Many accountants I’ve met understand accounting, but not the Multicurrency functionality in QuickBooks. I’ve seen lists of year-end adjusting entries that clients are supposed to enter into QuickBooks, and it’s clear that the accountants who created them don’t understand QuickBooks. If I see an adjusting entry that tells a client to add or take away a certain number of foreign currency units to allow for its value in the home currency, I know I have to intervene. Instead of a regular journal entry that will mess with the foreign account’s reconciliation, I show my clients how to create a Home Currency Adjustment (in QuickBooks Desktop) or a Currency Revaluation (in QuickBooks Online). These special entries do not change the number of foreign currency units in, let’s say, a foreign-denominated bank account. Instead, they keep the number of foreign currency units (e.g. Euros, Pounds Sterling, Pesos, etc.) unchanged, and change their value in the home currency. The posting affects Exchange Gain or Loss.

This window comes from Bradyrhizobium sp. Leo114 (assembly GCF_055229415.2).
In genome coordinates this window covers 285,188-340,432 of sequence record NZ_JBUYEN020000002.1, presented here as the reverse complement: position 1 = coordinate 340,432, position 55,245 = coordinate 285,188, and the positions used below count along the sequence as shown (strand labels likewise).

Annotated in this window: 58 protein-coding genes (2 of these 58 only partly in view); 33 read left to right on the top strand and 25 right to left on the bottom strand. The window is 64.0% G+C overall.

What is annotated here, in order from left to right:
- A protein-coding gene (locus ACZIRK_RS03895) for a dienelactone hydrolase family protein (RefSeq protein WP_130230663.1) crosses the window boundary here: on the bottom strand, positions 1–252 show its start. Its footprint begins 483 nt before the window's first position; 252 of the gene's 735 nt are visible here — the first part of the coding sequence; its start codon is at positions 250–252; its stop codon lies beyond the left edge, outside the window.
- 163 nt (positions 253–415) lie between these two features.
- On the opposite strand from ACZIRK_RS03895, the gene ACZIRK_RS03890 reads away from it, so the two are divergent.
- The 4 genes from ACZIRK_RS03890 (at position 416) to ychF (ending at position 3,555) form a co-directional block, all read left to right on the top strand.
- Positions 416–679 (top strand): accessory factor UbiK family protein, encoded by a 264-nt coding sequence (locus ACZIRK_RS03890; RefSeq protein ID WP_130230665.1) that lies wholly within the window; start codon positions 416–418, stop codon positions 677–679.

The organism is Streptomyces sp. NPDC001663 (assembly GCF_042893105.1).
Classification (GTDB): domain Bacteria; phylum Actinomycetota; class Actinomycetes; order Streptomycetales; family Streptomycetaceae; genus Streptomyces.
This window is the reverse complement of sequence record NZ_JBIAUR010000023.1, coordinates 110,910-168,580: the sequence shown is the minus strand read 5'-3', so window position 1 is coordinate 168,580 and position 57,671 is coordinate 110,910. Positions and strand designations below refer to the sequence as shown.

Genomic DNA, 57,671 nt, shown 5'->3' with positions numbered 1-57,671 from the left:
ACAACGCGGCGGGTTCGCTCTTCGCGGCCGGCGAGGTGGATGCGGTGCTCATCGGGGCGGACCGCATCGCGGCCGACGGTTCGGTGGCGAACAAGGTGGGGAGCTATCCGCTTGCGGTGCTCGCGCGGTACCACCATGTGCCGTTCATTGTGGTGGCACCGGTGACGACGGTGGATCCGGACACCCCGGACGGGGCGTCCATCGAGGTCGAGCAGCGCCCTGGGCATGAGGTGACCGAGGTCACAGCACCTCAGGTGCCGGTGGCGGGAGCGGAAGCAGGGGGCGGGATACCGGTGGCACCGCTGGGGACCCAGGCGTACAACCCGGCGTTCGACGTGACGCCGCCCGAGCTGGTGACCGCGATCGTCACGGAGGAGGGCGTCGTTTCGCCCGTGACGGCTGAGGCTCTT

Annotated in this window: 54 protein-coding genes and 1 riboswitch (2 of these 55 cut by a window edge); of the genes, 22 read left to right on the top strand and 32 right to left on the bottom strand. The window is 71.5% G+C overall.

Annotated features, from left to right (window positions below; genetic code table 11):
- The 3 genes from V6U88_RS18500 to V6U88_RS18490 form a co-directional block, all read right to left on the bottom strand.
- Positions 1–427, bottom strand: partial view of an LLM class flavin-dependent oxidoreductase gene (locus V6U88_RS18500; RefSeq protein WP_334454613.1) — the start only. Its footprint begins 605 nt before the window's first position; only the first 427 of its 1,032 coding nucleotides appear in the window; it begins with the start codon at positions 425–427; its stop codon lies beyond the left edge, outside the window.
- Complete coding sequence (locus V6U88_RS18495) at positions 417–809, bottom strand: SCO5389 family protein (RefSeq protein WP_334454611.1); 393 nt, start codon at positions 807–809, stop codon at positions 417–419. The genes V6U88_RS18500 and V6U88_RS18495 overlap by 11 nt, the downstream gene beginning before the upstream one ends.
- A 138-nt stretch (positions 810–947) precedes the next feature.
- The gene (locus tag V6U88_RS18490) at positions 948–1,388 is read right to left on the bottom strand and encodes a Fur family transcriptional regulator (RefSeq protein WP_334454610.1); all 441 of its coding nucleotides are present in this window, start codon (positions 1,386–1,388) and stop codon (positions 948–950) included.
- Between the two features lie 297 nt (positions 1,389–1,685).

If a client uses multiple currencies on an ongoing basis (not just once or twice a year), and if the client maintains foreign assets or liabilities (e.g. bank and/or credit card accounts, Accounts Receivable, Accounts Payable, etc.), do not enter every transaction as if it’s in the home currency. Instead, consult with Esther Friedberg Karp for multicurrency consulting. She’ll tell you what the best steps are in order to maintain accurate multicurrency books in real time and to keep an eye on profitability and potential business issues before they are too far in the past to address and correct. Esther will show you how to keep your thumb on the pulse of your foreign transactions and their impact on your business.